Dunn City Council amended an ordinance pertaining to the operation of food trucks in downtown.
Assistant City Manager Mathew Boone outlined the new parameters prior to last week’s public hearing. The amendments required food trucks operating in downtown and other areas in the city to acquire a $40 permit, pass all proper health inspections and codes and have certification properly displayed and maintain a certain noise level.
“They have to do all of this if they offer food to the general public or in the public right of way,” Boone said. “There also are different oversights. They also have to have specific fire extinguishers and things like that so when you’re running a business in the right of way you’re doing so in a safe manner and abiding by the regulations that are in place.”
Dorothy Atkins from the Organic Butcher Shop on West Broad Street spoke in favor of the amendments, telling council members she recently purchased a food truck as an extension of her business and has received nothing but positive reactions from customers. Atkins, when asked of her plans regarding the food trucks, said she will use it not only in Dunn, but places like Angier and Fuquay-Varina. Her initial plans focused around opening the food truck for service locally maybe twice a month.
“In the last month or so when I heard this ordinance was being considered I talked to customers, a couple hundred, and asked them what they thought if we would do it twice a month, every other Friday,”said Atkins. “Everybody thought it was a great idea. I think that people would like the idea of having different places to eat in downtown Dunn. We could even do dinner. It could be anything. The possibilities are endless. I think people have a misconception like this is something you would see at a construction site. This is nothing like that. This is good food that is prepared that I think people would enjoy.”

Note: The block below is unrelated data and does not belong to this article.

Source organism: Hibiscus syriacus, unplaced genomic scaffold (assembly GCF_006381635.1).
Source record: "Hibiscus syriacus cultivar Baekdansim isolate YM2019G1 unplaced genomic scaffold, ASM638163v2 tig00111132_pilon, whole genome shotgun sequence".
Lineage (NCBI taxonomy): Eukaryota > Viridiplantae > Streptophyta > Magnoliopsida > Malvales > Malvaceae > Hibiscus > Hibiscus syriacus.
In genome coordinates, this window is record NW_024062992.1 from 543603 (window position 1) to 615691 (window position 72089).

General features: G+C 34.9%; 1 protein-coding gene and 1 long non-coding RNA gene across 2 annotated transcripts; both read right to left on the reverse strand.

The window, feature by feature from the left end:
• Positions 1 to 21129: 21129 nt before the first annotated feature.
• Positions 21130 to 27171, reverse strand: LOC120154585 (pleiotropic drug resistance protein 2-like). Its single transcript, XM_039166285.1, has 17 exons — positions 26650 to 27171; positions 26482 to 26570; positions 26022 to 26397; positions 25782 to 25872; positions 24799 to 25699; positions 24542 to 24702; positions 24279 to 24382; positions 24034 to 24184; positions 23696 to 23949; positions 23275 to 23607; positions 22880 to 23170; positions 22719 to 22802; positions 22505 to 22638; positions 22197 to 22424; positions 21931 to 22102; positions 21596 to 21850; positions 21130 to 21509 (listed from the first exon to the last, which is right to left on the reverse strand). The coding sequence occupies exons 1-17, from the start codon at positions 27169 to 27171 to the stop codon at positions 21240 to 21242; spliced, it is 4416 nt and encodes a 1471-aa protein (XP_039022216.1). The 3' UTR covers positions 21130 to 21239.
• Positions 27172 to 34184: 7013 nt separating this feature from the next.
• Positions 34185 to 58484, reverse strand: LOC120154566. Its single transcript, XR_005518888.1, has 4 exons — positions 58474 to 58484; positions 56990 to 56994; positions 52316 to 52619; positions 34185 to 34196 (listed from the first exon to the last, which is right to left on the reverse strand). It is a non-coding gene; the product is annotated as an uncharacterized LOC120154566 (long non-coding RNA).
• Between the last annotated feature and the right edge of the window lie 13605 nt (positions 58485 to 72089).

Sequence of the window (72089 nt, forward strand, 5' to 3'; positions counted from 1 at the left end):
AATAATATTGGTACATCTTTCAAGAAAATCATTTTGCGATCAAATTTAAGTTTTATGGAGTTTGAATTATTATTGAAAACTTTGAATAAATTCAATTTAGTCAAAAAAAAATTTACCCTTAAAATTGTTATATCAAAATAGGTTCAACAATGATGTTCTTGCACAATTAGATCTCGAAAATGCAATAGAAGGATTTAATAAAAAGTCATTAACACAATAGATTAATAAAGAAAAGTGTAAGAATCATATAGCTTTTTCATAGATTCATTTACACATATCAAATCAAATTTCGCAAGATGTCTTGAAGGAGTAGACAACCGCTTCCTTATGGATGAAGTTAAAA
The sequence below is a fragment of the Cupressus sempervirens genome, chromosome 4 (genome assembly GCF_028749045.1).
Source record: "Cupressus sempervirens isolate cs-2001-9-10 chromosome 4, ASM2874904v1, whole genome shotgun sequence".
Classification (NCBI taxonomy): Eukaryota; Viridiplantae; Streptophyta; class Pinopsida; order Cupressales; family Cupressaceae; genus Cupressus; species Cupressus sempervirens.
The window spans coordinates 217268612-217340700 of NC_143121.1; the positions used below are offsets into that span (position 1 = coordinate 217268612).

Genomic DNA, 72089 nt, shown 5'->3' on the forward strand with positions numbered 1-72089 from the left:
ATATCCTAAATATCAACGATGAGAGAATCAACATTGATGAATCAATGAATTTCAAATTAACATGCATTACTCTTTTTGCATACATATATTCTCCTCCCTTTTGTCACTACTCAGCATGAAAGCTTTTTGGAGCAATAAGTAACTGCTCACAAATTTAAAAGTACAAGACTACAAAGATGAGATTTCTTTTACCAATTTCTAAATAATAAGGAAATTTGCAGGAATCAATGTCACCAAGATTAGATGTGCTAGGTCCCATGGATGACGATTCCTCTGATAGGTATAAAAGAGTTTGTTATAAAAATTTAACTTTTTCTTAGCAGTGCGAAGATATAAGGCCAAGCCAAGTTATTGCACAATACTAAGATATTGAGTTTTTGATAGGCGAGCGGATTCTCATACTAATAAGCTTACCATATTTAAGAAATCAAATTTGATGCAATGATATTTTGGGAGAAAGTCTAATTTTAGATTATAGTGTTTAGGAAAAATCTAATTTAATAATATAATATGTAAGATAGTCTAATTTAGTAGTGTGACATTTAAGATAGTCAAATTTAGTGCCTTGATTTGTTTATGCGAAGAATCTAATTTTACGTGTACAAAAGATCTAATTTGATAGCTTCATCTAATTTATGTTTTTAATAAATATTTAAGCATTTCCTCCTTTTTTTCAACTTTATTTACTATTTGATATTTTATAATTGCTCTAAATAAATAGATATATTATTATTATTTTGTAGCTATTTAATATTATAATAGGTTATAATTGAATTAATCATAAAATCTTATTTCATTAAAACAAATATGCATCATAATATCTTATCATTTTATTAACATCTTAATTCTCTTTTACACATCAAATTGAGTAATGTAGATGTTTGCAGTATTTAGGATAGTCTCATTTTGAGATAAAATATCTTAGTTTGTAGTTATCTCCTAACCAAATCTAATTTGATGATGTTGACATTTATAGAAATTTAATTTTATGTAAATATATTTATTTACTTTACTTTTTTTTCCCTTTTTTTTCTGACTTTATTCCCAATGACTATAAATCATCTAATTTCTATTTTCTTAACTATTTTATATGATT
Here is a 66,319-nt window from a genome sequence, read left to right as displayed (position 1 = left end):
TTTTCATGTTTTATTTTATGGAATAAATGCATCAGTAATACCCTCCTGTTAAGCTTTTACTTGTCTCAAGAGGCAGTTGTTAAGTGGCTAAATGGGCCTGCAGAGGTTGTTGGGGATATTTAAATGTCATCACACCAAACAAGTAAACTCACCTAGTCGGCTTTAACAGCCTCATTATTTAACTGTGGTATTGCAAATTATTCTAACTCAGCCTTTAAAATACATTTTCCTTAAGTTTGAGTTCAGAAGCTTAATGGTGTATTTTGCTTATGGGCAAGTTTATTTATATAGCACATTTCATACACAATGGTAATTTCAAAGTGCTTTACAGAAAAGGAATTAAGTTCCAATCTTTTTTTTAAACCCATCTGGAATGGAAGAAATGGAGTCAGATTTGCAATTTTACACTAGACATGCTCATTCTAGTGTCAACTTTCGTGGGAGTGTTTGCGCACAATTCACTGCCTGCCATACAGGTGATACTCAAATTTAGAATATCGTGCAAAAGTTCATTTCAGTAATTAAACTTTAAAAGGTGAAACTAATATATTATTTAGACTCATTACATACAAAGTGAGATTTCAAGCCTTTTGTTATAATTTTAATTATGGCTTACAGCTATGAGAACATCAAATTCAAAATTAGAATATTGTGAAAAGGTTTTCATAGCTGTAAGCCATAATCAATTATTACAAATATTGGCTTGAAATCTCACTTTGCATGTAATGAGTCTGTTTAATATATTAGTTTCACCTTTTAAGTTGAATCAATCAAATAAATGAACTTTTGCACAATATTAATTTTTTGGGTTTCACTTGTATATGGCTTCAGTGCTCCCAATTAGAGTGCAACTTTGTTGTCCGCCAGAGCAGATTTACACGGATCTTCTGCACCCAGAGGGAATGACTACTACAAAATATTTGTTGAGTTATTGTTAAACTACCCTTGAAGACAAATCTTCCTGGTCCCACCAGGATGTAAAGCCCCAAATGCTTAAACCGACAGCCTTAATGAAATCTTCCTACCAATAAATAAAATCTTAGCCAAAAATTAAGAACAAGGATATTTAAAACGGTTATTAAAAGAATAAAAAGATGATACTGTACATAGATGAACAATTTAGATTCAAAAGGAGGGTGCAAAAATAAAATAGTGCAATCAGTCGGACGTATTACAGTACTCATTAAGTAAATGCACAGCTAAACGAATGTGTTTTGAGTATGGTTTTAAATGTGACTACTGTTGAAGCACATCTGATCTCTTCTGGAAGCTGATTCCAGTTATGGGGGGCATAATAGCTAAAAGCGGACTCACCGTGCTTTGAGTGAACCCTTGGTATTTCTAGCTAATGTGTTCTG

Andy Wermel moved to Dunn from Austin, Texas, which he said is an area famous for offering a wide variety of food trucks to the general public. Wermel told council members that he felt Dunn still has room to grow when it comes to attracting a wider assembly of choices and food trucks would help meet that demand.
“I felt I had a perspective that might lend some information to the decision-making process,” said Wermel. “While Dunn is growing the options that it does have to dine, choices are slowly picking up. Food trucks enable the public to experience a wide variety of foods. I think it’s a fantastic opportunity for Dunn and Harnett County.”
Boone addressed a citizen question regarding having a food truck on private property, saying the ordinance requires operators to conduct business in certain designated districts and during special events.
Mayor William Elmore said the amendments clear up issues surrounding the rise and regulation of food trucks in city limits.
“We have a couple of food trucks that operate around town on a daily basis,” Elmore said. “They’re not regulated at all and the city absolutely gets no money out of it, no fees. This will help clean some of that up as well as introduce the opportunity for food trucks to come.”
Council members unanimously approved the new amendments.
“I hope to see food trucks often and a lot in our town,” said Councilman David Bradham. “We should welcome anyone who wants to do that and we should help our city grow as much as we can.”
Eliot Duke can be reached at firstname.lastname@example.org or at 910-230-2038.